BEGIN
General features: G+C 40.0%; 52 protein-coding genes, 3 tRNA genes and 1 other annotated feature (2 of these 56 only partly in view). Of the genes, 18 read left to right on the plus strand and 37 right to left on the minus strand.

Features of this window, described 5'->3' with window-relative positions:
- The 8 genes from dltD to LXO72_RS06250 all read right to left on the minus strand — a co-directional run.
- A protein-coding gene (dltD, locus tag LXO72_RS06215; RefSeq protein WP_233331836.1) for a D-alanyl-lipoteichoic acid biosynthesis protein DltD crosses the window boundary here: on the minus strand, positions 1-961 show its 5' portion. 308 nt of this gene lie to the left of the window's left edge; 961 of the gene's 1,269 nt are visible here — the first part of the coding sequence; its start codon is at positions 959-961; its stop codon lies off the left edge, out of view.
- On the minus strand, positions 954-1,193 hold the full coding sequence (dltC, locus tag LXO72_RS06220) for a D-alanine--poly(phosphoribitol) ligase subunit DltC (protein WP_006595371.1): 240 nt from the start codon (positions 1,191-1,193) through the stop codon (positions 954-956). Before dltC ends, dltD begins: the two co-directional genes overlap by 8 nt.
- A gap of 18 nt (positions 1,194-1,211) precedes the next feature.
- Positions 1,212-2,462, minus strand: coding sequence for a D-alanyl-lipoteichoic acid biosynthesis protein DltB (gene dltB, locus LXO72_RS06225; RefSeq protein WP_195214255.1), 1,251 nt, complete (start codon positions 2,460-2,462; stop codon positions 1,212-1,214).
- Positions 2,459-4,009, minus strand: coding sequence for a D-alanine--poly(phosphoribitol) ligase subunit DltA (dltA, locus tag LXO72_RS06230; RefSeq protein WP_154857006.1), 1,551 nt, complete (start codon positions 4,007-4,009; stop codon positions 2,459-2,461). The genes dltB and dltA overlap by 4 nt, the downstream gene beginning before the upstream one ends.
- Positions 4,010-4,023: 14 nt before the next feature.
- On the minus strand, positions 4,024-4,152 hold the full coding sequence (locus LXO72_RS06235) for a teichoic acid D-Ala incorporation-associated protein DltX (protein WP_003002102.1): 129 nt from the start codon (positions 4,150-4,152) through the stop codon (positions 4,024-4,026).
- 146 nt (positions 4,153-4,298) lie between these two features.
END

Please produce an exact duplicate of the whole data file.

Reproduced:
General features: G+C 40.0%; 52 protein-coding genes, 3 tRNA genes and 1 other annotated feature (2 of these 56 only partly in view). Of the genes, 18 read left to right on the plus strand and 37 right to left on the minus strand.

Features of this window, described 5'->3' with window-relative positions:
- The 8 genes from dltD to LXO72_RS06250 all read right to left on the minus strand — a co-directional run.
- A protein-coding gene (dltD, locus tag LXO72_RS06215; RefSeq protein WP_233331836.1) for a D-alanyl-lipoteichoic acid biosynthesis protein DltD crosses the window boundary here: on the minus strand, positions 1-961 show its 5' portion. 308 nt of this gene lie to the left of the window's left edge; 961 of the gene's 1,269 nt are visible here — the first part of the coding sequence; its start codon is at positions 959-961; its stop codon lies off the left edge, out of view.
- On the minus strand, positions 954-1,193 hold the full coding sequence (dltC, locus tag LXO72_RS06220) for a D-alanine--poly(phosphoribitol) ligase subunit DltC (protein WP_006595371.1): 240 nt from the start codon (positions 1,191-1,193) through the stop codon (positions 954-956). Before dltC ends, dltD begins: the two co-directional genes overlap by 8 nt.
- A gap of 18 nt (positions 1,194-1,211) precedes the next feature.
- Positions 1,212-2,462, minus strand: coding sequence for a D-alanyl-lipoteichoic acid biosynthesis protein DltB (gene dltB, locus LXO72_RS06225; RefSeq protein WP_195214255.1), 1,251 nt, complete (start codon positions 2,460-2,462; stop codon positions 1,212-1,214).
- Positions 2,459-4,009, minus strand: coding sequence for a D-alanine--poly(phosphoribitol) ligase subunit DltA (dltA, locus tag LXO72_RS06230; RefSeq protein WP_154857006.1), 1,551 nt, complete (start codon positions 4,007-4,009; stop codon positions 2,459-2,461). The genes dltB and dltA overlap by 4 nt, the downstream gene beginning before the upstream one ends.
- Positions 4,010-4,023: 14 nt before the next feature.
- On the minus strand, positions 4,024-4,152 hold the full coding sequence (locus LXO72_RS06235) for a teichoic acid D-Ala incorporation-associated protein DltX (protein WP_003002102.1): 129 nt from the start codon (positions 4,150-4,152) through the stop codon (positions 4,024-4,026).
- 146 nt (positions 4,153-4,298) lie between these two features.